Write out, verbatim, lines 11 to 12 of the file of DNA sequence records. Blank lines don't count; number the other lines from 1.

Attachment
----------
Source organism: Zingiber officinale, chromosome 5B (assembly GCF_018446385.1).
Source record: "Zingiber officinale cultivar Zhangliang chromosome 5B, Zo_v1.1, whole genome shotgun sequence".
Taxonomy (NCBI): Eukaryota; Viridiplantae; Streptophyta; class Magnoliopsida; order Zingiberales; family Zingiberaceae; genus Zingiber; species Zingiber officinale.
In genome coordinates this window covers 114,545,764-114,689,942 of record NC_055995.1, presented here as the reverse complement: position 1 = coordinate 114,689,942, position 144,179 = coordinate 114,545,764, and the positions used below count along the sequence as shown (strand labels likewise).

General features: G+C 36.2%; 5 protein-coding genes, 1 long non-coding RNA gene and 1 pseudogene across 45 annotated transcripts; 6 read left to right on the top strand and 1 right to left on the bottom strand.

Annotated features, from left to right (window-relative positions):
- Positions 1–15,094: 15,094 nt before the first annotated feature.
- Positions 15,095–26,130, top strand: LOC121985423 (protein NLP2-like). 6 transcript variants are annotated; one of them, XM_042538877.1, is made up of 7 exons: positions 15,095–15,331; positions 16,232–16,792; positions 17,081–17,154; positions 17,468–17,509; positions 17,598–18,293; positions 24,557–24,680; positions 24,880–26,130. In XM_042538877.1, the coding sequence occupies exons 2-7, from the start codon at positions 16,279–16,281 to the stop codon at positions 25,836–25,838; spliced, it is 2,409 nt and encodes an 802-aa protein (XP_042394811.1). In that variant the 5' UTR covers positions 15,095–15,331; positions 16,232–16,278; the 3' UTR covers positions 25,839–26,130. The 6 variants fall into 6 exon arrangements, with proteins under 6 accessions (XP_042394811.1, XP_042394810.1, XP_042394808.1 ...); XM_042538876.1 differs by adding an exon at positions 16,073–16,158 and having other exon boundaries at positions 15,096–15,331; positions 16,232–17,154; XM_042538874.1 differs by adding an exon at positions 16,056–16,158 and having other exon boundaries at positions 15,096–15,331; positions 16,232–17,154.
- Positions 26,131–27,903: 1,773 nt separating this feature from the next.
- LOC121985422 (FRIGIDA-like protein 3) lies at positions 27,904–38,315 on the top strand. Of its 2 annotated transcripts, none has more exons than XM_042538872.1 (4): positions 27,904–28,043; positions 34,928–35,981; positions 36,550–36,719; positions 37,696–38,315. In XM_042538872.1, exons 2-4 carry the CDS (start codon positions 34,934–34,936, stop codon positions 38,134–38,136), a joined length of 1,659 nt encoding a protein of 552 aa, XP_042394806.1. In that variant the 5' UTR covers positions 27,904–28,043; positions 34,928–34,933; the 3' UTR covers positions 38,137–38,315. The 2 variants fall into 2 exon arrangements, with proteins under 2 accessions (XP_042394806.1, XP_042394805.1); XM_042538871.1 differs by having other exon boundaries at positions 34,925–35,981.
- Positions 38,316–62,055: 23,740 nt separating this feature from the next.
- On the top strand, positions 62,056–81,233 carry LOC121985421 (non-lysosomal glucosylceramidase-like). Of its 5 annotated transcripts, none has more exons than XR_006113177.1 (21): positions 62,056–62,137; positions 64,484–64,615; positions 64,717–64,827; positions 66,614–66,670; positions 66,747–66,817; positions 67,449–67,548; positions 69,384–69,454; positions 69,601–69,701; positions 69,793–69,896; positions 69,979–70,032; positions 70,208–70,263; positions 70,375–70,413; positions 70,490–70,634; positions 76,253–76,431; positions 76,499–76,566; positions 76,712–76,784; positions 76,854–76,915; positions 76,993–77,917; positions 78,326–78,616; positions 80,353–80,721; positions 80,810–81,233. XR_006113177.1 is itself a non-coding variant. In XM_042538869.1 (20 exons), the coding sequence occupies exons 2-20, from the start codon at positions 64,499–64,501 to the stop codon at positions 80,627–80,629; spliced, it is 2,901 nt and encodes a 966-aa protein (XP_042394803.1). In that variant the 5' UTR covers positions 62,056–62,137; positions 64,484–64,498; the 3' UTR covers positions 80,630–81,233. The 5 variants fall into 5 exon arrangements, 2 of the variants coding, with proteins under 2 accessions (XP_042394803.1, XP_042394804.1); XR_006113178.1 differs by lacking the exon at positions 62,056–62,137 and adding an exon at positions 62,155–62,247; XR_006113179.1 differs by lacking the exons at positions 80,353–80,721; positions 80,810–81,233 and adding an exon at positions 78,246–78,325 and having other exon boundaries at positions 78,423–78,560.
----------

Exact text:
- Positions 38,316–62,055: 23,740 nt separating this feature from the next.
- On the top strand, positions 62,056–81,233 carry LOC121985421 (non-lysosomal glucosylceramidase-like). Of its 5 annotated transcripts, none has more exons than XR_006113177.1 (21): positions 62,056–62,137; positions 64,484–64,615; positions 64,717–64,827; positions 66,614–66,670; positions 66,747–66,817; positions 67,449–67,548; positions 69,384–69,454; positions 69,601–69,701; positions 69,793–69,896; positions 69,979–70,032; positions 70,208–70,263; positions 70,375–70,413; positions 70,490–70,634; positions 76,253–76,431; positions 76,499–76,566; positions 76,712–76,784; positions 76,854–76,915; positions 76,993–77,917; positions 78,326–78,616; positions 80,353–80,721; positions 80,810–81,233. XR_006113177.1 is itself a non-coding variant. In XM_042538869.1 (20 exons), the coding sequence occupies exons 2-20, from the start codon at positions 64,499–64,501 to the stop codon at positions 80,627–80,629; spliced, it is 2,901 nt and encodes a 966-aa protein (XP_042394803.1). In that variant the 5' UTR covers positions 62,056–62,137; positions 64,484–64,498; the 3' UTR covers positions 80,630–81,233. The 5 variants fall into 5 exon arrangements, 2 of the variants coding, with proteins under 2 accessions (XP_042394803.1, XP_042394804.1); XR_006113178.1 differs by lacking the exon at positions 62,056–62,137 and adding an exon at positions 62,155–62,247; XR_006113179.1 differs by lacking the exons at positions 80,353–80,721; positions 80,810–81,233 and adding an exon at positions 78,246–78,325 and having other exon boundaries at positions 78,423–78,560.